“Governments are almost halfway through the negotiation process, so they need to start agreeing on meaningful actions,” said Michael Bender, ZMWG co-coordinator at MPP. "Without coordinated action by the international community, mercury pollution will continue to threaten vulnerable populations worldwide,"

Meaningful actions means strong treaty measures to:

· Phase out the use of mercury in the vast majority of products and industrial processes;

· Reduce the global supply of mercury by phasing out mercury mining, and strictly limiting mercury trade to the few allowable uses under the treaty;

· Require best available control technologies to minimize mercury emissions from new and existing priority sources, such as coal-fired power plants and nonferrous smelters;

· Require governments to implement action plans to reduce mercury use and releases from artisanal small scale gold mining;

· Improve global capabilities to safely manage mercury waste and respond to contaminated sites, including addressing the risks to vulnerable populations; and

· Provide sufficient funding as needed to assist countries within the developing world.

The case on taking bold and decisive action is clear,” said Richard Gutierrez, Ban Toxics!, “We need to build off from well established values such as the precautionary principle, polluter pays, and environmental justice, among others.”

NGOs look forward to working with governments at INC 3 to achieve these objectives, so that by INC 4 the basic outlines of the treaty are clear.

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For more information:

Elena Lymberidi-Settimo,ZMWG co-coordinator, This e-mail address is being protected from spambots. You need JavaScript enabled to view it , Mobile:+32 496 532818, www.zeromercury.org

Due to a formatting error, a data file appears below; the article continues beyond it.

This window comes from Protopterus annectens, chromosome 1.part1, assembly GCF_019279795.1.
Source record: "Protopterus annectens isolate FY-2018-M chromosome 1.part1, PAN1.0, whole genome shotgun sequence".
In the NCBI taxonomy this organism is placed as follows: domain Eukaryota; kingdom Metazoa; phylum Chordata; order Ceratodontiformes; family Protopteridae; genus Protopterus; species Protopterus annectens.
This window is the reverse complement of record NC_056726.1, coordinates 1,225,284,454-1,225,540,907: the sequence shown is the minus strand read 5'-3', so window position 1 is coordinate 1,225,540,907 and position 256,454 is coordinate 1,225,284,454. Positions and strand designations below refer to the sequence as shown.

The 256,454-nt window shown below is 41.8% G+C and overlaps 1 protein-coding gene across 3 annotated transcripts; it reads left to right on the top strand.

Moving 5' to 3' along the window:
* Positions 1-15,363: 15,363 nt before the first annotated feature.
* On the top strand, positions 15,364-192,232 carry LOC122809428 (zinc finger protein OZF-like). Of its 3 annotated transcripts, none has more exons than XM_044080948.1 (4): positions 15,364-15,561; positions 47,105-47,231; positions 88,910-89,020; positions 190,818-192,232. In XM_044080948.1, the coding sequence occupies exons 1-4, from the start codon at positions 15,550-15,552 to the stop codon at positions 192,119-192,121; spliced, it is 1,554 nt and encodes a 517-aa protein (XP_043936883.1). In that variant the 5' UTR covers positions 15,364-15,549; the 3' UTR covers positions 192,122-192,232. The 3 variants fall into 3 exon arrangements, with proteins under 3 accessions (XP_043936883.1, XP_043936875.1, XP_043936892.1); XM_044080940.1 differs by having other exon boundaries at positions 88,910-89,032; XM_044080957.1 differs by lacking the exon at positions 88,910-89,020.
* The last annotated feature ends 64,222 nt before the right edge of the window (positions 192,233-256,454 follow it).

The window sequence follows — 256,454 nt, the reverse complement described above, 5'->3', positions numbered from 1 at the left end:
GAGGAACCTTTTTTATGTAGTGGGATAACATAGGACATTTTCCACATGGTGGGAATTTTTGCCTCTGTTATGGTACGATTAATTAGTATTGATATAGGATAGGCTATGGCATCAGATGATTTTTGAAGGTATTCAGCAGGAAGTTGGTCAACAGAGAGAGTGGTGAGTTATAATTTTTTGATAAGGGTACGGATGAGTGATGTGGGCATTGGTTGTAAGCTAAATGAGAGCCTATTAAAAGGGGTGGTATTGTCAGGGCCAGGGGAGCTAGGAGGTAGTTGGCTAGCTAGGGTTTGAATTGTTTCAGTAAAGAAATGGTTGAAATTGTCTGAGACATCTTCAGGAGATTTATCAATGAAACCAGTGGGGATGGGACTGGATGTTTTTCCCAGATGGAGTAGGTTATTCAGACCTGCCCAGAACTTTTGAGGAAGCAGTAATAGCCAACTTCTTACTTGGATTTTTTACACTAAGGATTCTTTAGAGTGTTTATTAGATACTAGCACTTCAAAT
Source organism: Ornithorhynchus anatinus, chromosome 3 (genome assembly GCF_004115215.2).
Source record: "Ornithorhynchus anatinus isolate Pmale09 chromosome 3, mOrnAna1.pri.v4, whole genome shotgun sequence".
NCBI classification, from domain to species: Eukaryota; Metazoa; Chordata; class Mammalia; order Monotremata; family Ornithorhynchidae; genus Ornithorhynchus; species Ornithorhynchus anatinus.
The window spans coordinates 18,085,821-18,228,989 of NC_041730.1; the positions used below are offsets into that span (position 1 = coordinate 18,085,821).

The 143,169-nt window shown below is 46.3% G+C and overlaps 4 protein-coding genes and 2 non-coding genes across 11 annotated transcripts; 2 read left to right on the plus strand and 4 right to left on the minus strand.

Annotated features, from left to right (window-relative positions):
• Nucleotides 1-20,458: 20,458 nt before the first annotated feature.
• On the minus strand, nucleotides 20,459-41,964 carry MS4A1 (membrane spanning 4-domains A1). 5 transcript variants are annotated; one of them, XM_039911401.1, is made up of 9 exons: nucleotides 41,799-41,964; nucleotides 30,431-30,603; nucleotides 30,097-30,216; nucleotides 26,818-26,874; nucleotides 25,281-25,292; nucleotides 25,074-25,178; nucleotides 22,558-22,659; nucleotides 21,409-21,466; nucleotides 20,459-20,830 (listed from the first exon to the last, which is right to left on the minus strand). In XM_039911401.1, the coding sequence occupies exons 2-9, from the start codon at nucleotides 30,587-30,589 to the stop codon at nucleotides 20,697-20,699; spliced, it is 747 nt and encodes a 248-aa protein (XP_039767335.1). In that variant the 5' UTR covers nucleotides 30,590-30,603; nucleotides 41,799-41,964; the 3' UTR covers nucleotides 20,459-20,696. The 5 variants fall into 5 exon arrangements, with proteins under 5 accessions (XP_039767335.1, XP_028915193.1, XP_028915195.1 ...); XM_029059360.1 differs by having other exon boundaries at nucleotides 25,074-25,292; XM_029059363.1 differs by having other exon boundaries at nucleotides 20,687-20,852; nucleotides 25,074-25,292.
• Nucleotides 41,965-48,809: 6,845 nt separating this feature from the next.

Michael Bender, ZMWG co-coordinator, This e-mail address is being protected from spambots. You need JavaScript enabled to view it "> This e-mail address is being protected from spambots. You need JavaScript enabled to view it , Mobile +1 8029174579

Note to the editor

ZMWG Preliminary Views on the INC 3 Draft Treaty text - English version

UNEP INC 3 Negotiations:  http://www.unep.org/hazardoussubstances/Mercury/tabid/434/Default.aspx



[i] The Zero Mercury Working Group (ZMWG) is an international coalition of more than 94 public interest environmental and health nongovernmental organizations from 52 countries from around the world formed in 2005 by the European Environmental Bureau and the Mercury Policy Project. ZMWG strives for zero supply, demand, and emissions of mercury from all anthropogenic sources, with the goal of reducing mercury in the global environment to a minimum. Our mission is to advocate and support the adoption and implementation of a legally binding instrument which contains mandatory obligations to eliminate where feasible, and otherwise minimize, the global supply and trade of mercury, the global demand for mercury, anthropogenic releases of  mercury to the environment, and human and wildlife exposure to mercury. (www.zeromercury.org )

The European Environmental Bureau (EEB), www.eeb.org , is a federation of over 140 environmental citizens’ organisations based in most EU Member States, most candidate and potential candidate countries as well as in a few neighbouring countries. EEB is the environmental voice of European citizens, standing for environmental justice, sustainable development and participatory democracy. We want the EU to ensure all people a healthy environment and rich biodiversity.